Sunday, September 7, 2008

Mmmmmmmexican Chicken

Going to the Kosher Barbecue Cookoff wasn't on my to-do list, but how could we not go to something I've never heard of before that might be really great?? I'll report back.

The Mexican Chicken is easy, easy, easy. You can feel good about the protein and low fat content of the chicken and the high iron content of the black beans. Vitamin C - which tomatoes have in abundance - help the body to better absorb iron. Fiber? Corn and black beans. It's covered.

This dish can be as spicy or as not-spicy as you wish. Want cheese? Go ahead and add some - cheddar or Monterey Jack would work best. Kraft Cracker Barrel is an outstanding low-fat cheddar cheese that has, unfortunately, skyrocketed in price.

Two quick words about pre-shredded cheese: it sucks. It's dry and chalky and flavorless and gets a weird whitish look to it. Way expensive, too. If you find the grater for shredding cheese a pain to clean, a) use a larger hole/shred and b) pop the cheese in the freezer for 10 minutes before you shred.

You're going to have to eyeball this one on quantities since it's a Stephanie Original.

Mexican Chicken
2 chicken breasts OR 1 pound chicken thighs [chicken breasts will be lower fat and some people consider them less flavorful; chicken thighs will be richer-tasting but have a higher fat content - cut the yellow fat away if you're using thighs]
1 jar of salsa OR tomatoes, one onion, and one bell pepper
1 small can of corn
1 can of black beans

Optional - oregano, chili powder, cumin, sour cream, cheese

Have the following equipment available: A cutting board, a sharp knife, a small bowl, a large skillet with a lid, a can opener, a spatula to turn the chicken, a large spoon for serving

1. IF YOU'RE MAKING YOUR OWN SALSA, YOU SASSY COOK, YOU: Get a small bowl. If you're using diced tomatoes open the can and drain the tomato liquid out. Add the diced tomato to the bowl. If you're using fresh tomatoes, cut the tomatoes - except the stem - and drain some of the juice off. Some cookbooks will tell you they should have the skin removed, but it's a lot of work and you lose the fiber of the skin that way. But really, it's just too much work. Add to the bowl.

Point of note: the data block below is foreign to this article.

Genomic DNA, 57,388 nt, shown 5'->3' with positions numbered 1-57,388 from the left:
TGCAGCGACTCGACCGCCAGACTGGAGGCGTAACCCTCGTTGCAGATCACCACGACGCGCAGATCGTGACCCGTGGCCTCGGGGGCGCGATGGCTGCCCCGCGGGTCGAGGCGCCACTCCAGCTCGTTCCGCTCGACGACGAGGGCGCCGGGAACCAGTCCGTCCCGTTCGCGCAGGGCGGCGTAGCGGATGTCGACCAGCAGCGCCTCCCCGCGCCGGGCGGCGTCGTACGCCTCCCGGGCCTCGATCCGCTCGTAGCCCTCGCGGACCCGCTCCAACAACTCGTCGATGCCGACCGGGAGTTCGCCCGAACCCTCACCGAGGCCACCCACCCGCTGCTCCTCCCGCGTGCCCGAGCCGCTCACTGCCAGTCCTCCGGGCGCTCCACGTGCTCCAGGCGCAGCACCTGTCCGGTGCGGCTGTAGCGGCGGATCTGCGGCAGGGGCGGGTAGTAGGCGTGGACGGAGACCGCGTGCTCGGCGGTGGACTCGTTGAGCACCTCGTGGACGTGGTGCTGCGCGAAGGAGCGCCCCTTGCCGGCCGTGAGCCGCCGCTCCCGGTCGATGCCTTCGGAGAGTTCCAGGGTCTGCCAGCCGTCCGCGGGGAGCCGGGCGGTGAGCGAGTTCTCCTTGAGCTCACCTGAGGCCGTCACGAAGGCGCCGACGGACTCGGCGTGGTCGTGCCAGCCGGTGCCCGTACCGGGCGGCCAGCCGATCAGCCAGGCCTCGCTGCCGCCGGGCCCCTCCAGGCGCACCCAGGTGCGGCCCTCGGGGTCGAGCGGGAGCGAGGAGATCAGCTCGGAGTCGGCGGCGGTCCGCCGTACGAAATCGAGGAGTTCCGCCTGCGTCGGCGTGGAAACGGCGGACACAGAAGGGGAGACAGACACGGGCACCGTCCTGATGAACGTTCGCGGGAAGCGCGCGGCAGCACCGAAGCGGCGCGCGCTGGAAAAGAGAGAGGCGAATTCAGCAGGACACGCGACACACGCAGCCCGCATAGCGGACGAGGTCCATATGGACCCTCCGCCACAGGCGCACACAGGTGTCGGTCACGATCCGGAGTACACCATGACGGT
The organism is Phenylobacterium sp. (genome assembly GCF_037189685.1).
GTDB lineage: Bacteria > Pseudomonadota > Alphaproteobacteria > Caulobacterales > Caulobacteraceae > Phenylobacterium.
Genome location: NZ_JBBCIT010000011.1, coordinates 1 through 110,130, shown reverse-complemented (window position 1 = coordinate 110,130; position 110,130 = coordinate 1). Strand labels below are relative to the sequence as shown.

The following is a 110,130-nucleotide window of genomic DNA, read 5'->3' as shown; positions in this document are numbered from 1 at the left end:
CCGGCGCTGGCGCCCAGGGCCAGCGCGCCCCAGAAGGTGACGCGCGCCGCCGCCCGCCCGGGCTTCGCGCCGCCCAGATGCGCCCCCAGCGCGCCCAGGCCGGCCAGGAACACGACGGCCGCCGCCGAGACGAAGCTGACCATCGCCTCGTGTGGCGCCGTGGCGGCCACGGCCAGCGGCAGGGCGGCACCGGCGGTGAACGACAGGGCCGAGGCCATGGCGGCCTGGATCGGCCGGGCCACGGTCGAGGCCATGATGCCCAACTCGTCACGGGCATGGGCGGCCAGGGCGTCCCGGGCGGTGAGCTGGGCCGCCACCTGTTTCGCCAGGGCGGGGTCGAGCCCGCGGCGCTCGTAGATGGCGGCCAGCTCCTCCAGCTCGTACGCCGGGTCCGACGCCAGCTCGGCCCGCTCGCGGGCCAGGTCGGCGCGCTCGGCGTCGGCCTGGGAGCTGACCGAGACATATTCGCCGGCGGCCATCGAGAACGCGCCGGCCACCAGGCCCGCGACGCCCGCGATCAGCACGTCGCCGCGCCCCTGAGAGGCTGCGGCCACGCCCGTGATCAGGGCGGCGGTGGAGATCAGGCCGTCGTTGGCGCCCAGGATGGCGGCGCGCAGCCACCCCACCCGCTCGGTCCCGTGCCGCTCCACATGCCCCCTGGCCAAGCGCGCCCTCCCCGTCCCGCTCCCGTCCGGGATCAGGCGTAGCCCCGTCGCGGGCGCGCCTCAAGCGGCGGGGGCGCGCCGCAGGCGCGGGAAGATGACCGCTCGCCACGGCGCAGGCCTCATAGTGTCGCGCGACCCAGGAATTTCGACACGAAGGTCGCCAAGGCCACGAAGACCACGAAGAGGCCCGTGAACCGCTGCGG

Remove the papery skin of the onion. Holding the onion stem-side down, cut a small (2-inch long) sliver on one side. Rest the onion on that now-flat side. Cut into small pieces as much of the onion as you wish to use - start with a quarter cup and add more later if it needs more zing.

Add the onion to the diced tomato.

Get your bell pepper - orange, yellow, and red peppers are sweet, green are more robust and less sweet. Remove the stem, then - over the sink - cut the pepper in half lengthwise (cutting the empty stem-hole into a half-circle). Scrape out the seeds and the white pith/membranes. Cut the pepper into small pieces and add to the tomato and onion.

Congrats! You've made salsa! You could totally serve this with corn chips and sangria if you wanted to.


Open the can of black beans. Drain the icky liquid; you may need to rinse the beans a few times with cold tap water. I leave the lid partially on, hold it down while I let the liquid run out, then rinse a few times, swishing the water around in the can. The other way to do it is to pour the beans into a colander, then gently run cold water over them.